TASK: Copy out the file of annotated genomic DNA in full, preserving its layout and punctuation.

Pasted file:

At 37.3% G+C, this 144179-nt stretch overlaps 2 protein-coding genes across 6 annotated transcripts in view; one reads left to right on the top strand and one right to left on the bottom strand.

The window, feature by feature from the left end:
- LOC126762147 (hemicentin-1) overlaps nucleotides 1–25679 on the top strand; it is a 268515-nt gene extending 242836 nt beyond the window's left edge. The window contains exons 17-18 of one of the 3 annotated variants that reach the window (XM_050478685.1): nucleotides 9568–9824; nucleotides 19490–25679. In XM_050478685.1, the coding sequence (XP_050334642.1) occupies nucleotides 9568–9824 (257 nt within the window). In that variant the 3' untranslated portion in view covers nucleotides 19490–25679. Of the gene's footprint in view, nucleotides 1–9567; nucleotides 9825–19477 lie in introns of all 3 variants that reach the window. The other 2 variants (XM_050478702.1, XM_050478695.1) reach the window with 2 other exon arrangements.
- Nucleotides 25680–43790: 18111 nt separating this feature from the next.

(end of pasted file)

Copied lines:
At 37.3% G+C, this 144179-nt stretch overlaps 2 protein-coding genes across 6 annotated transcripts in view; one reads left to right on the top strand and one right to left on the bottom strand.

The window, feature by feature from the left end:
- LOC126762147 (hemicentin-1) overlaps nucleotides 1–25679 on the top strand; it is a 268515-nt gene extending 242836 nt beyond the window's left edge. The window contains exons 17-18 of one of the 3 annotated variants that reach the window (XM_050478685.1): nucleotides 9568–9824; nucleotides 19490–25679. In XM_050478685.1, the coding sequence (XP_050334642.1) occupies nucleotides 9568–9824 (257 nt within the window). In that variant the 3' untranslated portion in view covers nucleotides 19490–25679. Of the gene's footprint in view, nucleotides 1–9567; nucleotides 9825–19477 lie in introns of all 3 variants that reach the window. The other 2 variants (XM_050478702.1, XM_050478695.1) reach the window with 2 other exon arrangements.
- Nucleotides 25680–43790: 18111 nt separating this feature from the next.